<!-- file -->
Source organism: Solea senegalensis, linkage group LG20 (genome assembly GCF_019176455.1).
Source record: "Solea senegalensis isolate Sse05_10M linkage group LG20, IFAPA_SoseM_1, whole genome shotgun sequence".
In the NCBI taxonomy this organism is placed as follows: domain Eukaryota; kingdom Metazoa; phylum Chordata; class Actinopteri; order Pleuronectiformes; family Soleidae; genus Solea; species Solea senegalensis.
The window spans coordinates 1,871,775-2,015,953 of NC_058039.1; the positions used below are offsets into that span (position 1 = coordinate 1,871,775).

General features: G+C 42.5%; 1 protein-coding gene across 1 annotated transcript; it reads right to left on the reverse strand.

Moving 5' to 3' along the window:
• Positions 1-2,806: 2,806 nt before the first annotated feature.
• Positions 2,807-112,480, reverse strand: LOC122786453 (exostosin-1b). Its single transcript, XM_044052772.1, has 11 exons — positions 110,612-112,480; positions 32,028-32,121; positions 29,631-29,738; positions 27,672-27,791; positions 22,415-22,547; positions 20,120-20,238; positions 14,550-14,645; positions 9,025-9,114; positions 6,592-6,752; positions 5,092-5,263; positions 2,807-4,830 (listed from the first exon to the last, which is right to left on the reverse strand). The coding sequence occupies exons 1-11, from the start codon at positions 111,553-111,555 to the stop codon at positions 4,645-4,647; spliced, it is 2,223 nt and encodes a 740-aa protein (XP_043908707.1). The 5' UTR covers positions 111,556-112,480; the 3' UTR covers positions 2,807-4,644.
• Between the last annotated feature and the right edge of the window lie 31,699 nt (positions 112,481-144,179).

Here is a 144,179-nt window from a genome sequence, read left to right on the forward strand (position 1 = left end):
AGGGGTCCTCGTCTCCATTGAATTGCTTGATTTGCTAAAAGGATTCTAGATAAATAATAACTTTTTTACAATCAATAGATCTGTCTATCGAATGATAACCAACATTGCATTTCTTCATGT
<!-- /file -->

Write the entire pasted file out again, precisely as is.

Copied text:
Source organism: Solea senegalensis, linkage group LG20 (genome assembly GCF_019176455.1).
Source record: "Solea senegalensis isolate Sse05_10M linkage group LG20, IFAPA_SoseM_1, whole genome shotgun sequence".
In the NCBI taxonomy this organism is placed as follows: domain Eukaryota; kingdom Metazoa; phylum Chordata; class Actinopteri; order Pleuronectiformes; family Soleidae; genus Solea; species Solea senegalensis.
The window spans coordinates 1,871,775-2,015,953 of NC_058039.1; the positions used below are offsets into that span (position 1 = coordinate 1,871,775).

General features: G+C 42.5%; 1 protein-coding gene across 1 annotated transcript; it reads right to left on the reverse strand.

Moving 5' to 3' along the window:
• Positions 1-2,806: 2,806 nt before the first annotated feature.
• Positions 2,807-112,480, reverse strand: LOC122786453 (exostosin-1b). Its single transcript, XM_044052772.1, has 11 exons — positions 110,612-112,480; positions 32,028-32,121; positions 29,631-29,738; positions 27,672-27,791; positions 22,415-22,547; positions 20,120-20,238; positions 14,550-14,645; positions 9,025-9,114; positions 6,592-6,752; positions 5,092-5,263; positions 2,807-4,830 (listed from the first exon to the last, which is right to left on the reverse strand). The coding sequence occupies exons 1-11, from the start codon at positions 111,553-111,555 to the stop codon at positions 4,645-4,647; spliced, it is 2,223 nt and encodes a 740-aa protein (XP_043908707.1). The 5' UTR covers positions 111,556-112,480; the 3' UTR covers positions 2,807-4,644.
• Between the last annotated feature and the right edge of the window lie 31,699 nt (positions 112,481-144,179).

Here is a 144,179-nt window from a genome sequence, read left to right on the forward strand (position 1 = left end):
AGGGGTCCTCGTCTCCATTGAATTGCTTGATTTGCTAAAAGGATTCTAGATAAATAATAACTTTTTTACAATCAATAGATCTGTCTATCGAATGATAACCAACATTGCATTTCTTCATGT